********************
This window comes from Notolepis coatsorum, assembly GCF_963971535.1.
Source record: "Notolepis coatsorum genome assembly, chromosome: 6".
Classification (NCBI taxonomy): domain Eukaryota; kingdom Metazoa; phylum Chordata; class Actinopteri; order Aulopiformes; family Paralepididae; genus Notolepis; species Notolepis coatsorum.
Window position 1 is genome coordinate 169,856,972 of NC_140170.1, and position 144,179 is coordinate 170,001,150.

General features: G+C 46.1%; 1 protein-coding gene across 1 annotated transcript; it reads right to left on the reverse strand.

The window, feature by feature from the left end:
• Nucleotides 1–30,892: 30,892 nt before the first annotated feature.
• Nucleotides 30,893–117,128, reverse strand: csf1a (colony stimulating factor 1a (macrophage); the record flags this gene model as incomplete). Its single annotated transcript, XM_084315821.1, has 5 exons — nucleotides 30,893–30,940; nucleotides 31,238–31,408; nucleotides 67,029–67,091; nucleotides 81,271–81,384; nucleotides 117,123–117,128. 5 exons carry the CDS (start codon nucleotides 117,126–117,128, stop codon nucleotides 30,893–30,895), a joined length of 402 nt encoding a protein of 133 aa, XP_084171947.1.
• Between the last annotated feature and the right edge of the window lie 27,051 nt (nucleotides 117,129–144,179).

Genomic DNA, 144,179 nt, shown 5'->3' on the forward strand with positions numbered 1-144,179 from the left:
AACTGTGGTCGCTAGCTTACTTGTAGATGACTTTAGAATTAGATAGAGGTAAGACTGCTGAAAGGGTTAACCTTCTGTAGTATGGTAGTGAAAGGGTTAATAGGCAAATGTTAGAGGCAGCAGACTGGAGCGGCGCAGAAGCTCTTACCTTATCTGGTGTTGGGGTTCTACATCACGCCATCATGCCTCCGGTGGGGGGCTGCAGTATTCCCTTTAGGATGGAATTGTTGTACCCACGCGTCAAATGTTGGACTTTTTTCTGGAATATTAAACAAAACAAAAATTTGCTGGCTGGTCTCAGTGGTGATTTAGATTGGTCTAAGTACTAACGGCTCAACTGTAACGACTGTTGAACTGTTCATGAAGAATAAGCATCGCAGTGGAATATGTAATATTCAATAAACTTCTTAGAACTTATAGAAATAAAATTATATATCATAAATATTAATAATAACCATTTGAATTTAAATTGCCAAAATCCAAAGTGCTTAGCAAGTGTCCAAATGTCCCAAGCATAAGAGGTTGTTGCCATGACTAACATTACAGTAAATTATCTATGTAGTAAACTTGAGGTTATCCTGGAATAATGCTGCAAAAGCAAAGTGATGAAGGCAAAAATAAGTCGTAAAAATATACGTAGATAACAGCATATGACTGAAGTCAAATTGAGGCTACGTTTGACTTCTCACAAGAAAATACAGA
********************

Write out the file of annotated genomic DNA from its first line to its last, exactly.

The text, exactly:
This window comes from Notolepis coatsorum, assembly GCF_963971535.1.
Source record: "Notolepis coatsorum genome assembly, chromosome: 6".
Classification (NCBI taxonomy): domain Eukaryota; kingdom Metazoa; phylum Chordata; class Actinopteri; order Aulopiformes; family Paralepididae; genus Notolepis; species Notolepis coatsorum.
Window position 1 is genome coordinate 169,856,972 of NC_140170.1, and position 144,179 is coordinate 170,001,150.

General features: G+C 46.1%; 1 protein-coding gene across 1 annotated transcript; it reads right to left on the reverse strand.

The window, feature by feature from the left end:
• Nucleotides 1–30,892: 30,892 nt before the first annotated feature.
• Nucleotides 30,893–117,128, reverse strand: csf1a (colony stimulating factor 1a (macrophage); the record flags this gene model as incomplete). Its single annotated transcript, XM_084315821.1, has 5 exons — nucleotides 30,893–30,940; nucleotides 31,238–31,408; nucleotides 67,029–67,091; nucleotides 81,271–81,384; nucleotides 117,123–117,128. 5 exons carry the CDS (start codon nucleotides 117,126–117,128, stop codon nucleotides 30,893–30,895), a joined length of 402 nt encoding a protein of 133 aa, XP_084171947.1.
• Between the last annotated feature and the right edge of the window lie 27,051 nt (nucleotides 117,129–144,179).

Genomic DNA, 144,179 nt, shown 5'->3' on the forward strand with positions numbered 1-144,179 from the left:
AACTGTGGTCGCTAGCTTACTTGTAGATGACTTTAGAATTAGATAGAGGTAAGACTGCTGAAAGGGTTAACCTTCTGTAGTATGGTAGTGAAAGGGTTAATAGGCAAATGTTAGAGGCAGCAGACTGGAGCGGCGCAGAAGCTCTTACCTTATCTGGTGTTGGGGTTCTACATCACGCCATCATGCCTCCGGTGGGGGGCTGCAGTATTCCCTTTAGGATGGAATTGTTGTACCCACGCGTCAAATGTTGGACTTTTTTCTGGAATATTAAACAAAACAAAAATTTGCTGGCTGGTCTCAGTGGTGATTTAGATTGGTCTAAGTACTAACGGCTCAACTGTAACGACTGTTGAACTGTTCATGAAGAATAAGCATCGCAGTGGAATATGTAATATTCAATAAACTTCTTAGAACTTATAGAAATAAAATTATATATCATAAATATTAATAATAACCATTTGAATTTAAATTGCCAAAATCCAAAGTGCTTAGCAAGTGTCCAAATGTCCCAAGCATAAGAGGTTGTTGCCATGACTAACATTACAGTAAATTATCTATGTAGTAAACTTGAGGTTATCCTGGAATAATGCTGCAAAAGCAAAGTGATGAAGGCAAAAATAAGTCGTAAAAATATACGTAGATAACAGCATATGACTGAAGTCAAATTGAGGCTACGTTTGACTTCTCACAAGAAAATACAGA